British Columbia

B.C. defends Powerex in California price-fixing complaint

The B.C. government and official opposition are defending a BC Hydro subsidiary that is accused of manipulating energy prices during the California energy crisis more than 12 years ago.

B.C. taxpayers could end up refunding Californians millions in electricity sales

Both the B.C. Liberals and the NDP say the BC Hydro subsidiary didn't manipulate prices 2:16

The B.C. government and official opposition are defending a BC Hydro subsidiary that is accused of manipulating energy prices during the California energy crisis more than 12 years ago.

Energy Minister Rich Coleman and NDP energy critic John Horgan presented a united front Thursday, insisting that Powerex Corp. did nothing wrong in what it charged for its electricity exports to the United States.

"Anything I've read, Powerex did their business properly and weren't involved in any price fixing," Coleman said.

Powerex is one of 30 electricity sellers that have been accused of inflating electricity prices during the summer of 2000, when areas of California experienced shortages that led to rolling blackouts and other power emergencies. The state's two largest utility companies became insolvent after purchasing billions of dollars in electricity from outside companies.

NDP MLA John Horgan said the lawsuits against Powerex and other companies are showing that the Americans continue to refuse to accept responsibility for what happened.

BC Hydro's marketing branch, Powerex Corp., has been accused of manipulating market prices for electricity in 2000 during the California energy crisis. (CBC)

"It was a case of us providing electricity, not gaming the market, as Enron did," he said.

"California deregulated their energy market, [and] found they had no energy. The people of British Columbia provided that energy at the cost that the market was prepared to pay at that time," Horgan said.

"Whether it be with softwood lumber or energy, whenever our American trading partners don't like what we're doing, they go to court." he said.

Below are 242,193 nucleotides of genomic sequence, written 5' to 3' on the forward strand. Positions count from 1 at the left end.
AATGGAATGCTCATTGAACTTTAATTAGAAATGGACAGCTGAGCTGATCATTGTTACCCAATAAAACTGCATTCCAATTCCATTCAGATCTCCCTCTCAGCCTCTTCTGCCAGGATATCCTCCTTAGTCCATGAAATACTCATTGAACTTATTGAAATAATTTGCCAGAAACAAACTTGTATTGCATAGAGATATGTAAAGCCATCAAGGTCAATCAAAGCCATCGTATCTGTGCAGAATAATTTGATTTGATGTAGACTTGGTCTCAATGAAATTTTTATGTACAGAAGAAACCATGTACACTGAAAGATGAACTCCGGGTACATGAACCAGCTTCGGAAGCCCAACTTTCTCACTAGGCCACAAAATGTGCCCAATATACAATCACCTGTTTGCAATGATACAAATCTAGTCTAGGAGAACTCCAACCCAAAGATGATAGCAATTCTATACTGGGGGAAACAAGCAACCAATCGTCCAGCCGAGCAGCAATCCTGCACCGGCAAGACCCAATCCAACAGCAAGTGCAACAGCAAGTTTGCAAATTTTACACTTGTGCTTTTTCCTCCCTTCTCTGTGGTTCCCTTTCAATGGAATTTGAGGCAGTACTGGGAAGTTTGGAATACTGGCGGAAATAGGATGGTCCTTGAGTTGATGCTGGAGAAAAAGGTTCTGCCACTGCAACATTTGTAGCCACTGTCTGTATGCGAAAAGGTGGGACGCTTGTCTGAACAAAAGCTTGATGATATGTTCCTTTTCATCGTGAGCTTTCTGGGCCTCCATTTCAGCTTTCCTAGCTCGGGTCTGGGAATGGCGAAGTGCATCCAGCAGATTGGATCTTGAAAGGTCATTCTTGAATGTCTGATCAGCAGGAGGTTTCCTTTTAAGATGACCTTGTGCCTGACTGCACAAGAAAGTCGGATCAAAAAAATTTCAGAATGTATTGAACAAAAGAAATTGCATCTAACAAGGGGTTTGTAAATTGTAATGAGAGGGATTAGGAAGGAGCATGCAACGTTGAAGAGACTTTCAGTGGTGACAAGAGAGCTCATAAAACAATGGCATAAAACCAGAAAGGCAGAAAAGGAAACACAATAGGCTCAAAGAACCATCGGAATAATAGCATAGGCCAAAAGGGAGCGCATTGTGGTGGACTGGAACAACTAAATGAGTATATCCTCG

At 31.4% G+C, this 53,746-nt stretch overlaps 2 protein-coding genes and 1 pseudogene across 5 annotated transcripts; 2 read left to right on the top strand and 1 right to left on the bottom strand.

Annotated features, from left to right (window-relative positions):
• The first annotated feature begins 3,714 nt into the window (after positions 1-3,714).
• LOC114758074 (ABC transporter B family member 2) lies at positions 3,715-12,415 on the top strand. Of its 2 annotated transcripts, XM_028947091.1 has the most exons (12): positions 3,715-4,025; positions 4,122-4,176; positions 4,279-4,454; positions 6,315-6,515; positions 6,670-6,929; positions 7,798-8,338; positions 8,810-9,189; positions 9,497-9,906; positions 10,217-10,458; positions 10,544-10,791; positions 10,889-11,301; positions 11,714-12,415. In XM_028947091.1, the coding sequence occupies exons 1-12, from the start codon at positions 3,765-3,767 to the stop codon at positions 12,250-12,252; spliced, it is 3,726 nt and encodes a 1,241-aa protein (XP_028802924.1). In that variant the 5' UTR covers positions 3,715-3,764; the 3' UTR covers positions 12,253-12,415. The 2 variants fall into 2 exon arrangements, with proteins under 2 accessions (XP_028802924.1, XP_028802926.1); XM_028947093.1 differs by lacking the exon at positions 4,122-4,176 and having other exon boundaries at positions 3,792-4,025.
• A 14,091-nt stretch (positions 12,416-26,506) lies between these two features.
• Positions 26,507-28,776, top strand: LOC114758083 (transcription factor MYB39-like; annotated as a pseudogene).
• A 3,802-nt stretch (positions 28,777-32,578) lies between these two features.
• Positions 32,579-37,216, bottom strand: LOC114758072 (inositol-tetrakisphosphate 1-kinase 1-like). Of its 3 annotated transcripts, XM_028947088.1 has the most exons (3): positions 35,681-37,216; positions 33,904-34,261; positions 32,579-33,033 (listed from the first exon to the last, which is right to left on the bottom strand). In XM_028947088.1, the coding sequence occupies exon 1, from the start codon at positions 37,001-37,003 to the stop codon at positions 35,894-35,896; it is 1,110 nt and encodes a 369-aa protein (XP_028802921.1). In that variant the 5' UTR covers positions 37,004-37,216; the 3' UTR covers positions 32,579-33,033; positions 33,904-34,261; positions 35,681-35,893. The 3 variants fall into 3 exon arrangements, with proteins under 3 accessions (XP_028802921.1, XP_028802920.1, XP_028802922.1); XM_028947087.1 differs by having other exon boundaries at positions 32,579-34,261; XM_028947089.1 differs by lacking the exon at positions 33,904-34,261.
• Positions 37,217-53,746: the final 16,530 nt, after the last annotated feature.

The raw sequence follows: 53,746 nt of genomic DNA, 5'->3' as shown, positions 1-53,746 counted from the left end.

'False exports' resold at high prices

Last week, a judge with the U.S. Federal Energy Regulatory Commission issued an initial decision in the complaint submitted by the San Diego Gas & Electric Company. The judge said that Powerex owed over $27 million in refunds for the sale of more than 660,000 MWh of electricity to San Diego alone.

The judge said that Powerex, acting as the power marketer for BC Hydro, sold electricity in the U.S. when prices were high and bought energy in the U.S. and sent it to Canada when prices were low.

The judge said Powerex manipulated the markets by scheduling false exports of power from California and selling those exports back into California at inflated prices. TransAlta Corporation, an energy company based in Calgary, was also named in the complaint.

Other cases involving other California-based utilities are outstanding, and B.C. taxpayers could be on the hook for hundreds of millions in total.

John Irving, the chief legal officer for Powerex, said in an email that the ruling is an initial decision "that has no force or effect."

He added: "We will file an appeal of this decision to the Federal Energy Regulatory Commission and will continue to participate in the U.S. legal process."

Irving said that in the past decade, U.S. regulators have consistently ruled in Powerex’s favour.

"These rulings clearly reinforce our position that Powerex has always acted lawfully while working hard to ensure Californians received the electricity they needed during their extraordinary energy crisis."

Funds put aside for penalties

Coleman said BC Hydro has been fighting the allegations for the past decade, and there will likely be many more years in court.

Coleman couldn't say how much the province has spent in legal fees on the cases, but he said the B.C. government has been putting aside funds to cover large fines and refunds that could be ordered by the courts.

"I think we're covered," he said.

"The big question is, can we get to the point where we don't have to hand over what we've set aside, and get it back."

With files from the CBC's Stephen Smart, Dan Burritt, and Jason Proctor